I made it sound quite easy now, but the plot really is all over the place, The first 30 minutes is all about the graverobbers and how they end up failing with their task to both sell the bodies or just keeping them secure, I had to check the time because I wondered why Ching-Ying Lam hadn't showed up yet, since he was supposed to have the lead role in this film (or that's what I thought at least.) This is more of an ensemble cast film, with many different plots to follow at the same time, but when it doesn't have any interesting characters or any cool world-building as the first film, you got not much left to cheer for with this film. There's not much fighting in the film, which isn't necessary anyway, it's a vampire film, not a kung fu film, but to have a whole side plot with the kid vampire just made this film so awkwardly sweet and not fitting to the rest of the film at all.

The part that made me give this 4 stars instead of 5 was when Ching-Ying Lam broke the fourth wall and told the police his qualifications about his Master Sammo (obviously Sammo Hung) and then listing previous better films than this one that he's been part of (Spooky Encounters, Mr Vampire etc.). It might've worked in Airplane, but not for a film like this. I will most likely not revisit this film since it does very little for the genre. I did not hate it, I was just very disappointed in what it was.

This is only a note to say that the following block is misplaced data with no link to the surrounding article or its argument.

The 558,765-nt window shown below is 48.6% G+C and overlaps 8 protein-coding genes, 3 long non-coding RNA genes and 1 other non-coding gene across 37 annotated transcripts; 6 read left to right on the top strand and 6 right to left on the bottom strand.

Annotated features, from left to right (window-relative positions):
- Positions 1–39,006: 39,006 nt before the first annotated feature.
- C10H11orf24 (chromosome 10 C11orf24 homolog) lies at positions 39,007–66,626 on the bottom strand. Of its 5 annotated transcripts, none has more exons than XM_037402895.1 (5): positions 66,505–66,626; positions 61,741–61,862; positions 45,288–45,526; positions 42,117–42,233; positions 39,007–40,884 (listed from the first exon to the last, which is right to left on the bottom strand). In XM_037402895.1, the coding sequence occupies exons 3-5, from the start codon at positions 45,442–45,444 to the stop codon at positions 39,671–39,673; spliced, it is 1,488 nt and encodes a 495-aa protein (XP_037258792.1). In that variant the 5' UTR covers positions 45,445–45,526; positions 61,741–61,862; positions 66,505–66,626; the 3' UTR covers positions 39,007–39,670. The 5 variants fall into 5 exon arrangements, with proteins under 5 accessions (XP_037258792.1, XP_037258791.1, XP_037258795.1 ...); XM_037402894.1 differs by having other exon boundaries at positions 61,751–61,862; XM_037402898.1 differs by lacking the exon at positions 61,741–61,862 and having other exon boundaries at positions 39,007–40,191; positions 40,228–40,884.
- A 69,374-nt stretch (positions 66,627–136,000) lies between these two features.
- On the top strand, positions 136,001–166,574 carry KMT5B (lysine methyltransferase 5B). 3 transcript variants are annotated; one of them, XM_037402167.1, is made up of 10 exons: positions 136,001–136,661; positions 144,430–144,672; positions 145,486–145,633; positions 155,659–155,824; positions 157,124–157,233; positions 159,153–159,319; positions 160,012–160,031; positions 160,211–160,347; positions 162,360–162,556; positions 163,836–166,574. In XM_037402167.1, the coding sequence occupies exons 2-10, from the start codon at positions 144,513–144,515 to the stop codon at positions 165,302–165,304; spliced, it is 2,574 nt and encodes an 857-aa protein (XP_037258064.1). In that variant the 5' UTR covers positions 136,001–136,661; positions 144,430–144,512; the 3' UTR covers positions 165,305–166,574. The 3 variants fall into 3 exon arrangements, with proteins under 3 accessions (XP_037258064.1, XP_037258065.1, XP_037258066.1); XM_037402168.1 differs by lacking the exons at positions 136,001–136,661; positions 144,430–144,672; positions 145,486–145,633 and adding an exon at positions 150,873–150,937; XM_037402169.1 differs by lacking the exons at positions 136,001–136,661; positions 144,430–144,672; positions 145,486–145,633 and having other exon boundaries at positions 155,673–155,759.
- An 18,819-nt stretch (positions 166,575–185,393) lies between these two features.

Don't watch it unless you really feel like you need to have seen all of the Chinese Vampire films. But again, this film does very little for the genre and is easily forgotten.